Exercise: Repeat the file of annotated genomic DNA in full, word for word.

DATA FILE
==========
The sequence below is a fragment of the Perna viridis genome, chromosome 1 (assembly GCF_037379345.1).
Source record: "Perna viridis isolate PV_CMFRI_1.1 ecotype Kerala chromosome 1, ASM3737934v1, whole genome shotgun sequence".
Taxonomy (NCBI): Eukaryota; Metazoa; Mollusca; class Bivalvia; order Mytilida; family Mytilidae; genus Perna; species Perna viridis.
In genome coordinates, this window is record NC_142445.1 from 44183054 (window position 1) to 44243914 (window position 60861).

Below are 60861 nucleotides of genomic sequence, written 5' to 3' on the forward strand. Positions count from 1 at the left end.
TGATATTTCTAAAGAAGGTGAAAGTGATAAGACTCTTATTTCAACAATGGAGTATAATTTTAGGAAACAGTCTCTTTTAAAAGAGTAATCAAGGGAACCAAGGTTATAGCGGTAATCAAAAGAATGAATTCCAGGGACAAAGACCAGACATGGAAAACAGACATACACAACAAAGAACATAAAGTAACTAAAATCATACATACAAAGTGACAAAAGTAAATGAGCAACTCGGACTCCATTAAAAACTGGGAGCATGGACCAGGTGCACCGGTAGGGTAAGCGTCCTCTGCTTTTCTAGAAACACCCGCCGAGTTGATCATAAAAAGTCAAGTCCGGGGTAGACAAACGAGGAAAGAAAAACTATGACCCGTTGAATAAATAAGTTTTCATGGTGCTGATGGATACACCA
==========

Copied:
The sequence below is a fragment of the Perna viridis genome, chromosome 1 (assembly GCF_037379345.1).
Source record: "Perna viridis isolate PV_CMFRI_1.1 ecotype Kerala chromosome 1, ASM3737934v1, whole genome shotgun sequence".
Taxonomy (NCBI): Eukaryota; Metazoa; Mollusca; class Bivalvia; order Mytilida; family Mytilidae; genus Perna; species Perna viridis.
In genome coordinates, this window is record NC_142445.1 from 44183054 (window position 1) to 44243914 (window position 60861).

Below are 60861 nucleotides of genomic sequence, written 5' to 3' on the forward strand. Positions count from 1 at the left end.
TGATATTTCTAAAGAAGGTGAAAGTGATAAGACTCTTATTTCAACAATGGAGTATAATTTTAGGAAACAGTCTCTTTTAAAAGAGTAATCAAGGGAACCAAGGTTATAGCGGTAATCAAAAGAATGAATTCCAGGGACAAAGACCAGACATGGAAAACAGACATACACAACAAAGAACATAAAGTAACTAAAATCATACATACAAAGTGACAAAAGTAAATGAGCAACTCGGACTCCATTAAAAACTGGGAGCATGGACCAGGTGCACCGGTAGGGTAAGCGTCCTCTGCTTTTCTAGAAACACCCGCCGAGTTGATCATAAAAAGTCAAGTCCGGGGTAGACAAACGAGGAAAGAAAAACTATGACCCGTTGAATAAATAAGTTTTCATGGTGCTGATGGATACACCA